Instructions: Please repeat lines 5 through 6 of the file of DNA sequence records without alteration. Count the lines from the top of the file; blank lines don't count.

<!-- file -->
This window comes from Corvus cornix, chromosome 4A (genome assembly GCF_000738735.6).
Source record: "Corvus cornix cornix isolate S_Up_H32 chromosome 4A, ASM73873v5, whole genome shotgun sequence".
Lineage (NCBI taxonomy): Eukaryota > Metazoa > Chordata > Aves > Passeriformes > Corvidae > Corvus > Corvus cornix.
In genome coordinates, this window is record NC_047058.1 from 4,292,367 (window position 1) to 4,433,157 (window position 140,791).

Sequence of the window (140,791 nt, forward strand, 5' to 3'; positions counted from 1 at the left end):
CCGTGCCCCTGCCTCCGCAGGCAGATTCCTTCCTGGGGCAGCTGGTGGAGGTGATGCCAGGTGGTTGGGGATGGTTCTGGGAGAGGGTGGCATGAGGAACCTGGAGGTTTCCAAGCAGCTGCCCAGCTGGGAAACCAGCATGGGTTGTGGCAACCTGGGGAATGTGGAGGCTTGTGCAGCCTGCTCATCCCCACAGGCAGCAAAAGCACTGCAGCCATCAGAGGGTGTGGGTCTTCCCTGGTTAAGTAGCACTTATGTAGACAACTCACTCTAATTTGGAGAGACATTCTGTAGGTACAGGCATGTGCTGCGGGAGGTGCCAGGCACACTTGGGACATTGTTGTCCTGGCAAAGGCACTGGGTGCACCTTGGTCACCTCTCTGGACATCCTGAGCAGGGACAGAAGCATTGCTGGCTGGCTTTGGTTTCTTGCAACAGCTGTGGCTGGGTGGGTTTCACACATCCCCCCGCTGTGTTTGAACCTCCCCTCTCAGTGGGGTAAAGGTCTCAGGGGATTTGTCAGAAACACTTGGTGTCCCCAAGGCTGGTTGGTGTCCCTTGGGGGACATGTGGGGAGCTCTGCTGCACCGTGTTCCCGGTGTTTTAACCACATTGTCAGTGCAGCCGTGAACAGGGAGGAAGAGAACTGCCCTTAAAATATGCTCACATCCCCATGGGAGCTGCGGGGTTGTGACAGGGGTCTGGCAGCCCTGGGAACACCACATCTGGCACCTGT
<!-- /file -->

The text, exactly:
Sequence of the window (140,791 nt, forward strand, 5' to 3'; positions counted from 1 at the left end):
CCGTGCCCCTGCCTCCGCAGGCAGATTCCTTCCTGGGGCAGCTGGTGGAGGTGATGCCAGGTGGTTGGGGATGGTTCTGGGAGAGGGTGGCATGAGGAACCTGGAGGTTTCCAAGCAGCTGCCCAGCTGGGAAACCAGCATGGGTTGTGGCAACCTGGGGAATGTGGAGGCTTGTGCAGCCTGCTCATCCCCACAGGCAGCAAAAGCACTGCAGCCATCAGAGGGTGTGGGTCTTCCCTGGTTAAGTAGCACTTATGTAGACAACTCACTCTAATTTGGAGAGACATTCTGTAGGTACAGGCATGTGCTGCGGGAGGTGCCAGGCACACTTGGGACATTGTTGTCCTGGCAAAGGCACTGGGTGCACCTTGGTCACCTCTCTGGACATCCTGAGCAGGGACAGAAGCATTGCTGGCTGGCTTTGGTTTCTTGCAACAGCTGTGGCTGGGTGGGTTTCACACATCCCCCCGCTGTGTTTGAACCTCCCCTCTCAGTGGGGTAAAGGTCTCAGGGGATTTGTCAGAAACACTTGGTGTCCCCAAGGCTGGTTGGTGTCCCTTGGGGGACATGTGGGGAGCTCTGCTGCACCGTGTTCCCGGTGTTTTAACCACATTGTCAGTGCAGCCGTGAACAGGGAGGAAGAGAACTGCCCTTAAAATATGCTCACATCCCCATGGGAGCTGCGGGGTTGTGACAGGGGTCTGGCAGCCCTGGGAACACCACATCTGGCACCTGT